wyoung makes a very good point regarding "don't ask anything of your pup that you can't enforce."....maybe at times it is best not to attempt a correction if you are not certain you have the capacity to ensure the correction. One last thought...taking this notion one step further...I have heard the phrase " set your dog up for success" many times and it makes great sense to me. Giving a dog a command when the likelihood of proper behavior is marginal is the wrong way to go....oh, a lesson is being learned by the dog but not the one you want them to learn. Starting off with super high percentage odds that your dog will heed your request is definitely the way to go even if the command seems not needed....but once the routine is established with the easiest and most consistent adherence to your commands, you have a wonderful base to build on.
Kill 'em with kindness when they do as you request and let 'em know when they are being knuckleheads....
|04-18-2014 02:17 PM|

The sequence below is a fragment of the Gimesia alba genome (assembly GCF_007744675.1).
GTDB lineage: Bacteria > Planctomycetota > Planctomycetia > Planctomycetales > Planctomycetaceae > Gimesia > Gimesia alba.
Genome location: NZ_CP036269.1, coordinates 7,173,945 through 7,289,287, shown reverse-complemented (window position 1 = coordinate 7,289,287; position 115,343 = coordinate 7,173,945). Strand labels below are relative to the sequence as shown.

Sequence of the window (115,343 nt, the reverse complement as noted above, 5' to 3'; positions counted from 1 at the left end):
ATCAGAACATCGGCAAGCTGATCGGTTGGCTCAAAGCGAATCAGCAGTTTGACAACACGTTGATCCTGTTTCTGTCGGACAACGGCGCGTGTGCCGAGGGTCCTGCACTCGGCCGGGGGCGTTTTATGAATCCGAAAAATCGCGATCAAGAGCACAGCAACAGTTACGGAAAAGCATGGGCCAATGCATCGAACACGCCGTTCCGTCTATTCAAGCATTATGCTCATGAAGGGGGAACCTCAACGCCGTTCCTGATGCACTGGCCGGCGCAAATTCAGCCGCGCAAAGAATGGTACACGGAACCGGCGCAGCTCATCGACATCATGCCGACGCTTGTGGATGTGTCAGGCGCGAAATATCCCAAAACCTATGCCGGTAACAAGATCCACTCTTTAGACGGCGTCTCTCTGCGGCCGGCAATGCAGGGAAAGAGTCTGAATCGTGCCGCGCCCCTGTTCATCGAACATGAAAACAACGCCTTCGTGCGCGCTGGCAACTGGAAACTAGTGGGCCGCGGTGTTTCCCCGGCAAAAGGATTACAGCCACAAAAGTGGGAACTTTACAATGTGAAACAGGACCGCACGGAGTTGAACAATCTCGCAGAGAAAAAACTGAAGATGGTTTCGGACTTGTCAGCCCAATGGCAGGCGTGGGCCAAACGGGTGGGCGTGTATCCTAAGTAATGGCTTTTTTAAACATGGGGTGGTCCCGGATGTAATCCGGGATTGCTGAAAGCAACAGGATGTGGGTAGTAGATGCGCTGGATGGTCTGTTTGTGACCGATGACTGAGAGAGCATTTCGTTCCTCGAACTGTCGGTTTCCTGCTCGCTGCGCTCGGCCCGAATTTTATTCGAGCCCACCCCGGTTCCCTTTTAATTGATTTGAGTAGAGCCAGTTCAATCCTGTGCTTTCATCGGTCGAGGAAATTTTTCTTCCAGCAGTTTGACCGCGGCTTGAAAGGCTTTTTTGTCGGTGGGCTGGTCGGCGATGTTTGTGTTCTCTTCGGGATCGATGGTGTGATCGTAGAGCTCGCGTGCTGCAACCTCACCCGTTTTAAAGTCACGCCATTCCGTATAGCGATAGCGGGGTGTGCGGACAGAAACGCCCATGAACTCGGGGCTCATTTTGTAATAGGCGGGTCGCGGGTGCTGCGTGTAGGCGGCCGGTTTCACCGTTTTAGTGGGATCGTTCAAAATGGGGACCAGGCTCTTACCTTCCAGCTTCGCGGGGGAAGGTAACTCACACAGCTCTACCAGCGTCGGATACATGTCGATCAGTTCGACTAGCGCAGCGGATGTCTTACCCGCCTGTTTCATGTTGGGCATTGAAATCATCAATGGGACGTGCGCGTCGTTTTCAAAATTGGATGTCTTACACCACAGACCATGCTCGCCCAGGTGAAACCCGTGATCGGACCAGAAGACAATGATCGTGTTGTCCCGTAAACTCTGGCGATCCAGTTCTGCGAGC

|Blanketback||When I was reprimanding my puppy, I always said "no" and then whatever else I wanted, like "leave it" or "drop it" or "pee outside" - depending on what he was doing that I didn't want. Then I'd give him a toy and praise him very well for biting on that instead, or rush him to the lawn to complete the stream (lol) and praise him for his good pee. I didn't expect him to know what "drop it" or "leave it" meant at such a young age, and without me actually teaching him those things - that came much later - but I did want him to get familiar with those commands. And I like my dogs knowing "no" means 'that's wrong.' But the main thing, IMO, is to redirect and praise as fast as possible, so they're not practicing the bad behavior.|